A few days ago I posted about king Solomon’s conscription of Israelites to build the temple of God. Today I read this:
20 All the people who were left of the Amorites, the Hittites, the Perizzites, the Hivites, and the Jebusites, who were not of the people of Israel—21 their descendants who were left after them in the land, whom the people of Israel were unable to devote to destruction— these Solomon drafted to be slaves, and so they are to this day. 22 But of the people of Israel Solomon made no slaves. They were the soldiers, they were his officials, his commanders, his captains, his chariot commanders and his horsemen.
So, my critique of the wisest man in history was a little misguided. Is anyone surprised? I’m not. I am, however, embarrassed. This has taught me a very important lesson that I have heard many times before: look before you leap. I was not very comfortable with that post in the first place, and felt a bit like I may be stretching something, but I posted it anyway, against my better judgement. Needless to say, I’m not going to link to it, but I’m also not going to delete, so if you want to read it, you’ll have to dig.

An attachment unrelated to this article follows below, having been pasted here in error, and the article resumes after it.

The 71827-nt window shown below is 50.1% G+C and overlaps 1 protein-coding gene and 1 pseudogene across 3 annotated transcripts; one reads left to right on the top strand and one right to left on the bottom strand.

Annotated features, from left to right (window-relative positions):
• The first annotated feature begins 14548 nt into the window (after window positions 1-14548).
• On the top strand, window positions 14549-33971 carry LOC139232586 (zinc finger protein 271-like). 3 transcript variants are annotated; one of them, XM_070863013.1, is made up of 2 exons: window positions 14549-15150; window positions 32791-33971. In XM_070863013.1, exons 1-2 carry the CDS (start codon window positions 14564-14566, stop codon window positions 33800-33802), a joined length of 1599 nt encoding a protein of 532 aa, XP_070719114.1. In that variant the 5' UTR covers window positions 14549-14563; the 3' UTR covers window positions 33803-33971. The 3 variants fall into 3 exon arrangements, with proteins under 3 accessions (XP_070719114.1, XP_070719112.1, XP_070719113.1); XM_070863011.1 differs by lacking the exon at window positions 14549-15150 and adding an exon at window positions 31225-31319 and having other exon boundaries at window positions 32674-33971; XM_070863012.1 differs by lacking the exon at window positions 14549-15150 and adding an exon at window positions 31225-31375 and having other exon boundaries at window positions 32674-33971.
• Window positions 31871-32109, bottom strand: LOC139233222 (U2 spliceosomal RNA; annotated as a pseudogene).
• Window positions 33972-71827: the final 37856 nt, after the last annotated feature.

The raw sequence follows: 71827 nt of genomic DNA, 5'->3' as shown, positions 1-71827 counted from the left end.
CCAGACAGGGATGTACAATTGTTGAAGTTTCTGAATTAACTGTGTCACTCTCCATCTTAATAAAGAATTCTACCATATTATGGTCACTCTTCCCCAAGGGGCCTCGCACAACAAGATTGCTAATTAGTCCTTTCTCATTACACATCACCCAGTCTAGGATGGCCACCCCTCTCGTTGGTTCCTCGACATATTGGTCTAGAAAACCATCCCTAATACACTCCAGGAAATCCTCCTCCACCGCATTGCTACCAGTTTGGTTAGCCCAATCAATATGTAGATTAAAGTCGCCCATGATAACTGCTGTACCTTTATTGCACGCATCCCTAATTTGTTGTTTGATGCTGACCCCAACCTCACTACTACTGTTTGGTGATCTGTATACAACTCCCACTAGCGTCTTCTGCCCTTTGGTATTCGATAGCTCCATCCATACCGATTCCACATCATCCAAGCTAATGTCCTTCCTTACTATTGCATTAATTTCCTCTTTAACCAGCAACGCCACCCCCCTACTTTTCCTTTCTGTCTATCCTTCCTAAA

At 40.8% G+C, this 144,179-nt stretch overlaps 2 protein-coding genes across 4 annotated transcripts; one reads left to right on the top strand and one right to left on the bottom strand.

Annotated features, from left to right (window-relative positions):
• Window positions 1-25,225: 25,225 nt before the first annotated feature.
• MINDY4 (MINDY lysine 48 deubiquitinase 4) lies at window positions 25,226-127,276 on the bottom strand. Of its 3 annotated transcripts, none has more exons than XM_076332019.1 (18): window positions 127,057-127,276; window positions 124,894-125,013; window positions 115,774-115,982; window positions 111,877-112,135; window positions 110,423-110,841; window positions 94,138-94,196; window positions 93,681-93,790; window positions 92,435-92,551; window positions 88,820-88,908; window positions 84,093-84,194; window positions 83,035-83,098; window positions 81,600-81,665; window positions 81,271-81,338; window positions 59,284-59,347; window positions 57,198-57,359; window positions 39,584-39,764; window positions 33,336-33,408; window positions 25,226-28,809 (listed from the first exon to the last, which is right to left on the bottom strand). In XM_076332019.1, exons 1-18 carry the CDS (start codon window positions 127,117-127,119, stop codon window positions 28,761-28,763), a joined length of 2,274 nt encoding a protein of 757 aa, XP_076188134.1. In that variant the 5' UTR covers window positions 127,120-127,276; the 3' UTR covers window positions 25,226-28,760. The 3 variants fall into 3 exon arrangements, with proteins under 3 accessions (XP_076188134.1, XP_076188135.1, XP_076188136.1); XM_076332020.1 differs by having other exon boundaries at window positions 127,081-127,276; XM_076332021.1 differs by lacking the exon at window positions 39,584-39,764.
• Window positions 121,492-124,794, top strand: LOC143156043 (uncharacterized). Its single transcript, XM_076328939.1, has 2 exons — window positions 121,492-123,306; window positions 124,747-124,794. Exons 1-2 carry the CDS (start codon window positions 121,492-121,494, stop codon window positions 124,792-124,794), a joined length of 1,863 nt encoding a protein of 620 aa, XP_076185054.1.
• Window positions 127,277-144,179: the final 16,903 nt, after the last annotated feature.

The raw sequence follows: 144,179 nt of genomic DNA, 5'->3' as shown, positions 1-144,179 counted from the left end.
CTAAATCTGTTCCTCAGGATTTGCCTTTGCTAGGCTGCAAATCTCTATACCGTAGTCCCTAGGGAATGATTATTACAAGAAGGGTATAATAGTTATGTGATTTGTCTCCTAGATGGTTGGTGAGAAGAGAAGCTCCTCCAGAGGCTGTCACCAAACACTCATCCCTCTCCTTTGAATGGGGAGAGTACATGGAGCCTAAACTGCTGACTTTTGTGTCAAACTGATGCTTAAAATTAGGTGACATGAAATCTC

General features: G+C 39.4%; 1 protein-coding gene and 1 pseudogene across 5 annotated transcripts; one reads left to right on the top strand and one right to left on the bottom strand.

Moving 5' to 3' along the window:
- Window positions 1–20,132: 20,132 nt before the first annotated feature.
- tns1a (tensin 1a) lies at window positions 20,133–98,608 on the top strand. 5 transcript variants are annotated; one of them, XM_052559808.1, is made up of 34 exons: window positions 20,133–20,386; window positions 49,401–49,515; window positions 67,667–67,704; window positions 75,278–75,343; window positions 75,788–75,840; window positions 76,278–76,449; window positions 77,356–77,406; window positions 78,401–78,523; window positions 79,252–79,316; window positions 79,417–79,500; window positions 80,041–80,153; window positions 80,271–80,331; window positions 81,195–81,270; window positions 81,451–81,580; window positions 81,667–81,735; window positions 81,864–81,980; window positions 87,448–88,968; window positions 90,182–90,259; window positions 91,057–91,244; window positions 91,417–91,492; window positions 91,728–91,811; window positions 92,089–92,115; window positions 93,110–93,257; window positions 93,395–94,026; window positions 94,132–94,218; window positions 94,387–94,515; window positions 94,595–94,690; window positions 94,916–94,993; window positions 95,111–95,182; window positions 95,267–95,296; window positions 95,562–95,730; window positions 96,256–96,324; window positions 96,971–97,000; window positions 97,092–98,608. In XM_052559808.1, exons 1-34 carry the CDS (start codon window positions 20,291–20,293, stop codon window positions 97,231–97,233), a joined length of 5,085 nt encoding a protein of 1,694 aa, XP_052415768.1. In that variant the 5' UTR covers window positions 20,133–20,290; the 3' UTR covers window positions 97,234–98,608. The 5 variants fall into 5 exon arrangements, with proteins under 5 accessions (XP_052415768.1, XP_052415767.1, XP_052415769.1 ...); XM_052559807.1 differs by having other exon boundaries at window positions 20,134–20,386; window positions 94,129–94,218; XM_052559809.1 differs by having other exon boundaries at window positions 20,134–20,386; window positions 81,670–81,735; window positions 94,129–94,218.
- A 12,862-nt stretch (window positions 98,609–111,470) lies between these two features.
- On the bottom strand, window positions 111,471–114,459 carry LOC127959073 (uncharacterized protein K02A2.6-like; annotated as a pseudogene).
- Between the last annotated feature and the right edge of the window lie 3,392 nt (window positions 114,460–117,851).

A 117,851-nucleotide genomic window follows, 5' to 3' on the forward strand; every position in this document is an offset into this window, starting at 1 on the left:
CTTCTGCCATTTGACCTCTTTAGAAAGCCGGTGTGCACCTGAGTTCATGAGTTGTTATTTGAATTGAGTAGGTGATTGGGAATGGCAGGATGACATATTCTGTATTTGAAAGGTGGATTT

After blogging for several years, and daily for the past six months, I have a lot to learn, and I am looking forward to posting with more discernment and care over the next six months and in the years to come.
Thanks for not stringing me up for misreading Scripture!